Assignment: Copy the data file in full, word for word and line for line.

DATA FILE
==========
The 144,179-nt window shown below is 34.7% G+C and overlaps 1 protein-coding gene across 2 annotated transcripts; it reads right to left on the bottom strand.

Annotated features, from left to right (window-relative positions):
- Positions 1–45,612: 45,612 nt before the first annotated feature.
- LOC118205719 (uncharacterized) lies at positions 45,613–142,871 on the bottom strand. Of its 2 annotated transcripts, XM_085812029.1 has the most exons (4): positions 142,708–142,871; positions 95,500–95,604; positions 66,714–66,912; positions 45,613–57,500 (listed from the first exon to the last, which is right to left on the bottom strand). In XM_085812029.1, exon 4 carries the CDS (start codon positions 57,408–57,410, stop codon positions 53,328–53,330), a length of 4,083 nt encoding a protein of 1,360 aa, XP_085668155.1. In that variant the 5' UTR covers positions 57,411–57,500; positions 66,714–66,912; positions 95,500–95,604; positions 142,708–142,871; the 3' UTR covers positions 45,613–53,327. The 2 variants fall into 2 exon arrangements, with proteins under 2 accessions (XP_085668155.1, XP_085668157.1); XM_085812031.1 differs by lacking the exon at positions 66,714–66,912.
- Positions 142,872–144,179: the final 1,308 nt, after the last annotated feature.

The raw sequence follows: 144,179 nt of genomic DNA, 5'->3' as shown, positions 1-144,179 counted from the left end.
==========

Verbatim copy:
The 144,179-nt window shown below is 34.7% G+C and overlaps 1 protein-coding gene across 2 annotated transcripts; it reads right to left on the bottom strand.

Annotated features, from left to right (window-relative positions):
- Positions 1–45,612: 45,612 nt before the first annotated feature.
- LOC118205719 (uncharacterized) lies at positions 45,613–142,871 on the bottom strand. Of its 2 annotated transcripts, XM_085812029.1 has the most exons (4): positions 142,708–142,871; positions 95,500–95,604; positions 66,714–66,912; positions 45,613–57,500 (listed from the first exon to the last, which is right to left on the bottom strand). In XM_085812029.1, exon 4 carries the CDS (start codon positions 57,408–57,410, stop codon positions 53,328–53,330), a length of 4,083 nt encoding a protein of 1,360 aa, XP_085668155.1. In that variant the 5' UTR covers positions 57,411–57,500; positions 66,714–66,912; positions 95,500–95,604; positions 142,708–142,871; the 3' UTR covers positions 45,613–53,327. The 2 variants fall into 2 exon arrangements, with proteins under 2 accessions (XP_085668155.1, XP_085668157.1); XM_085812031.1 differs by lacking the exon at positions 66,714–66,912.
- Positions 142,872–144,179: the final 1,308 nt, after the last annotated feature.

The raw sequence follows: 144,179 nt of genomic DNA, 5'->3' as shown, positions 1-144,179 counted from the left end.